Holly Woodlawn gained initial fame as one of the Warhol Superstars in the 1960s, and by the ’70s she had also earned a reputation as a gifted actress, singer, and cabaret performer. Now the subject of an in-process documentary, Woodlawn brings her latest work, The Holly Woodlawn Show, to the Laurie Beechman Theater in New York on Friday, May 17, and Monday, May 20. On Thursday, May 16, she will also appear at New York’s Lesbian, Gay, Bisexual, and Transgender Community Center to read from her 1992 memoir A Low Life in High Heels and screen her 1973 film, Broken Goddess.
I FELL INTO DOING CABARET. It was quite accidental. I fell into all of this accidentally—believe it or not. As the song goes: “Holly came from Miami FLA, hitchhiked her way across the USA.” When I first came to New York, a truck driver drove me in from Delaware or somewhere, dropped me on Forty-Second Street and Tenth Avenue and said, “This is it, honey.” At that time, in the 1950s, being a transgendered, transvestite, trans-this or trans-that was completely illegal. If you wore a mohair sweater and tight pants, and if you put on mascara and Vaseline—we didn’t have lip gloss—the police could arrest you for female impersonation. We had it really rough, but I was lucky because people never figured out that I was passing.
I wanted to be a movie star, but I got no money for doing Paul Morrissey’s Trash and all those other movies. A good friend of mine, Elda Gentile, was dating one of the New York Dolls at the time and she wanted to start her own band. She asked me if I would be a backup girl. I had always wanted to be a backup girl! I idolized the Ronettes, the Supremes, and all those girl groups from the ’60s. Elda called us the Stilettos, and Debbie Harry joined. We auditioned for Reno Sweeney’s, which was the big cabaret club at the time, and the owner, Louis Friedman, said, “I have good news and bad news. The bad news is I can’t take the band because this is not that kind of club.” The Stilettos were doing punk rock, but I was into singing songs from the ’30s and ’40s. “We’re more a supper club,” he said, “so I’ll take Holly.” So he took me under his wing, and I started rehearsing with him and that’s when I started doing cabaret.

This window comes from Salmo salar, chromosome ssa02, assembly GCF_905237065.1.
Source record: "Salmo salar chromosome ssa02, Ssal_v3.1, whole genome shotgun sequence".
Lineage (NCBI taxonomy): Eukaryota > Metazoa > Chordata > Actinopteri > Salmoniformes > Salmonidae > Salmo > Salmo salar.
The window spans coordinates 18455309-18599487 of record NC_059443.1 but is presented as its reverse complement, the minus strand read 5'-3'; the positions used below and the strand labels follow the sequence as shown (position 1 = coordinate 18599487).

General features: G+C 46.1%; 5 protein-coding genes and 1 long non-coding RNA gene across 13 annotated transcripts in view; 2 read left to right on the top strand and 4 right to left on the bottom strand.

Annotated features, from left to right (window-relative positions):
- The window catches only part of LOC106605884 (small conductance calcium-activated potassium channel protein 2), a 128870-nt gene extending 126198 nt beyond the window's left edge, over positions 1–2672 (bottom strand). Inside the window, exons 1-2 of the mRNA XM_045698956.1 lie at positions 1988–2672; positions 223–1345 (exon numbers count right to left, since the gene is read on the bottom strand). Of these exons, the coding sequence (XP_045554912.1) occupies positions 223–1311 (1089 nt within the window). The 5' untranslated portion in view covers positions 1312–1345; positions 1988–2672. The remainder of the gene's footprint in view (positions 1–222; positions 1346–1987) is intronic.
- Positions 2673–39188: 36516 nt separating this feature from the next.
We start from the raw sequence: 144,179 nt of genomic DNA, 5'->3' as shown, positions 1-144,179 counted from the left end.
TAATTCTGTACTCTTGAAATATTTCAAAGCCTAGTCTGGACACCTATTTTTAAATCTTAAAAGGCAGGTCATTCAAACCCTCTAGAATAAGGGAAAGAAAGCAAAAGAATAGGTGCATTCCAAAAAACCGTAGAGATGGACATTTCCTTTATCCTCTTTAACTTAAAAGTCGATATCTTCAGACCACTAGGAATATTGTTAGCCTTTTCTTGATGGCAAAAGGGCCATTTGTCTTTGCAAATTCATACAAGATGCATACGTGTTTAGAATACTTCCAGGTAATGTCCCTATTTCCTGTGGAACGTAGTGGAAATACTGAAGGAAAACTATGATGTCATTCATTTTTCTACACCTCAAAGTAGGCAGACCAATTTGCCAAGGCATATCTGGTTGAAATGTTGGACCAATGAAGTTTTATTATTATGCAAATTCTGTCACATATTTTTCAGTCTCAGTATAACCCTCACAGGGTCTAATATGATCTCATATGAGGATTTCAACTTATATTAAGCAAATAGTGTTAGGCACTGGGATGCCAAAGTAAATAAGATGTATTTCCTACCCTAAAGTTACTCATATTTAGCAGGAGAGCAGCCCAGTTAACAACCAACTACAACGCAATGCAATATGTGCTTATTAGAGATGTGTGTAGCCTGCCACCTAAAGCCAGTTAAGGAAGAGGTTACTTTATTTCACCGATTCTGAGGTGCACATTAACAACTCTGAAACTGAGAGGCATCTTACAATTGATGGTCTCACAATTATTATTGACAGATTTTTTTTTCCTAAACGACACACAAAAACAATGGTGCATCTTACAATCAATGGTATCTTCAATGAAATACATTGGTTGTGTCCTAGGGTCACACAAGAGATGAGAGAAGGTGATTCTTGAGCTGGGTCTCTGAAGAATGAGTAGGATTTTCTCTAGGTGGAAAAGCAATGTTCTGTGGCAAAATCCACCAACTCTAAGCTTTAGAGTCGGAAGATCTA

At that time in New York we could get a loft, even if it was in a seedy part of town, and three or four artists could live there. We could all pool our resources to get by. Now it costs a fortune for a dump in this town. These young artists now, they can’t afford it. They have to get jobs, waiting on tables. No big deal—I’ve done everything—but when do they have time to create? That’s the sad part. You know the song from Cabaret, “Money Makes the World Go Round?” Well, no, just two things make the world go round—art and music. Without that, we’re dead. Civilization cannot live. New York City, the center of creativity, and now everything is so expensive.
I moved to Los Angeles in the late ’80s. Studio 54 was raided, Andy died, and New York just crumbled. All our friends, because of HIV . . . I haven’t been back to New York in eight years. I’ve seen many cities and many countries in the interim, just in case you thought I was lying around doing nothing. My new cabaret show is going to play in a space on Forty-Second Street and Ninth Avenuejust a block from where I first got dropped off all those years ago. I’ve come full circle, but my second entrance at Times Square will definitely surpass my first. Both shows are sold out. The club called to tell me that it’s the first time in history that’s ever happened—and Joan Rivers works there! I’ll be singing and telling stories. I’m working with a piano player and two girls as my backup singers. There’s a set, but the audience always requests their favorite songs, like my version of “You’re the Top,” which I rewrote to make the last verse filthy. Of course, I’ll be wearing sequins and I’ll be resplendent. (I love that word).
I’m so happy—well we don’t know about happiness, do we?—but I’m so content that I’ve not only survived, but that I’m going to go on because of the love that I’ve gotten from everyone. I have no intention of filling a plot in a cemetery in the near future, and I’m looking forward to coming to New York because I feel like this city is really my home.